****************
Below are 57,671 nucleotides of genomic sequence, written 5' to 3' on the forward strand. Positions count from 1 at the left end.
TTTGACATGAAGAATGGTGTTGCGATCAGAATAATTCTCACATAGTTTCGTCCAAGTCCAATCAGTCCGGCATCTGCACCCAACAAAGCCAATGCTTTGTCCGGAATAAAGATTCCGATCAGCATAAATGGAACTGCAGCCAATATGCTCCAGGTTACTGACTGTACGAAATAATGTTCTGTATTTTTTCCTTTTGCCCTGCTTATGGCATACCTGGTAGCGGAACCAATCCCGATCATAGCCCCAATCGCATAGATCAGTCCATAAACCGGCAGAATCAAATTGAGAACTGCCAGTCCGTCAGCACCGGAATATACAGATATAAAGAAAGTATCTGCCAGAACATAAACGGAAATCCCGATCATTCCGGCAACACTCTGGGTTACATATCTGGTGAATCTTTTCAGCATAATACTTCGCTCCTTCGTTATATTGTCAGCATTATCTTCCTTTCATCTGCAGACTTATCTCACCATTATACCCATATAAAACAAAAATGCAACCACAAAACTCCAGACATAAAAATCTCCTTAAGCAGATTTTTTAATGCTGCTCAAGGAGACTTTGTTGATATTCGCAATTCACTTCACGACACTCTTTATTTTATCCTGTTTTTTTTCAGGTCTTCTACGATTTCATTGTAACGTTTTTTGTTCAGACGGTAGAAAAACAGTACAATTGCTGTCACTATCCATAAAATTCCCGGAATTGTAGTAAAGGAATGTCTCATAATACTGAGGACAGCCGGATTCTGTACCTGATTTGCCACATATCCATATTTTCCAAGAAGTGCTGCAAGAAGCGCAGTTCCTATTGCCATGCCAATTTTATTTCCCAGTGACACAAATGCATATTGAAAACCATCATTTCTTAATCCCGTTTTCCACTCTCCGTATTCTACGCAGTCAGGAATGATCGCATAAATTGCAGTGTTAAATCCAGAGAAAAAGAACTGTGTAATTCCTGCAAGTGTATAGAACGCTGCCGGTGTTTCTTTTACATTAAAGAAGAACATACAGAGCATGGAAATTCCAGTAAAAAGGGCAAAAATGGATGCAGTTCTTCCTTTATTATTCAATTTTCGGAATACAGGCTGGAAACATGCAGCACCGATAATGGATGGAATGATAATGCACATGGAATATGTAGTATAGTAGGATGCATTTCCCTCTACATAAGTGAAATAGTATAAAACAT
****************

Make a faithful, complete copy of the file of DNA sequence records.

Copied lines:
Below are 57,671 nucleotides of genomic sequence, written 5' to 3' on the forward strand. Positions count from 1 at the left end.
TTTGACATGAAGAATGGTGTTGCGATCAGAATAATTCTCACATAGTTTCGTCCAAGTCCAATCAGTCCGGCATCTGCACCCAACAAAGCCAATGCTTTGTCCGGAATAAAGATTCCGATCAGCATAAATGGAACTGCAGCCAATATGCTCCAGGTTACTGACTGTACGAAATAATGTTCTGTATTTTTTCCTTTTGCCCTGCTTATGGCATACCTGGTAGCGGAACCAATCCCGATCATAGCCCCAATCGCATAGATCAGTCCATAAACCGGCAGAATCAAATTGAGAACTGCCAGTCCGTCAGCACCGGAATATACAGATATAAAGAAAGTATCTGCCAGAACATAAACGGAAATCCCGATCATTCCGGCAACACTCTGGGTTACATATCTGGTGAATCTTTTCAGCATAATACTTCGCTCCTTCGTTATATTGTCAGCATTATCTTCCTTTCATCTGCAGACTTATCTCACCATTATACCCATATAAAACAAAAATGCAACCACAAAACTCCAGACATAAAAATCTCCTTAAGCAGATTTTTTAATGCTGCTCAAGGAGACTTTGTTGATATTCGCAATTCACTTCACGACACTCTTTATTTTATCCTGTTTTTTTTCAGGTCTTCTACGATTTCATTGTAACGTTTTTTGTTCAGACGGTAGAAAAACAGTACAATTGCTGTCACTATCCATAAAATTCCCGGAATTGTAGTAAAGGAATGTCTCATAATACTGAGGACAGCCGGATTCTGTACCTGATTTGCCACATATCCATATTTTCCAAGAAGTGCTGCAAGAAGCGCAGTTCCTATTGCCATGCCAATTTTATTTCCCAGTGACACAAATGCATATTGAAAACCATCATTTCTTAATCCCGTTTTCCACTCTCCGTATTCTACGCAGTCAGGAATGATCGCATAAATTGCAGTGTTAAATCCAGAGAAAAAGAACTGTGTAATTCCTGCAAGTGTATAGAACGCTGCCGGTGTTTCTTTTACATTAAAGAAGAACATACAGAGCATGGAAATTCCAGTAAAAAGGGCAAAAATGGATGCAGTTCTTCCTTTATTATTCAATTTTCGGAATACAGGCTGGAAACATGCAGCACCGATAATGGATGGAATGATAATGCACATGGAATATGTAGTATAGTAGGATGCATTTCCCTCTACATAAGTGAAATAGTATAAAACAT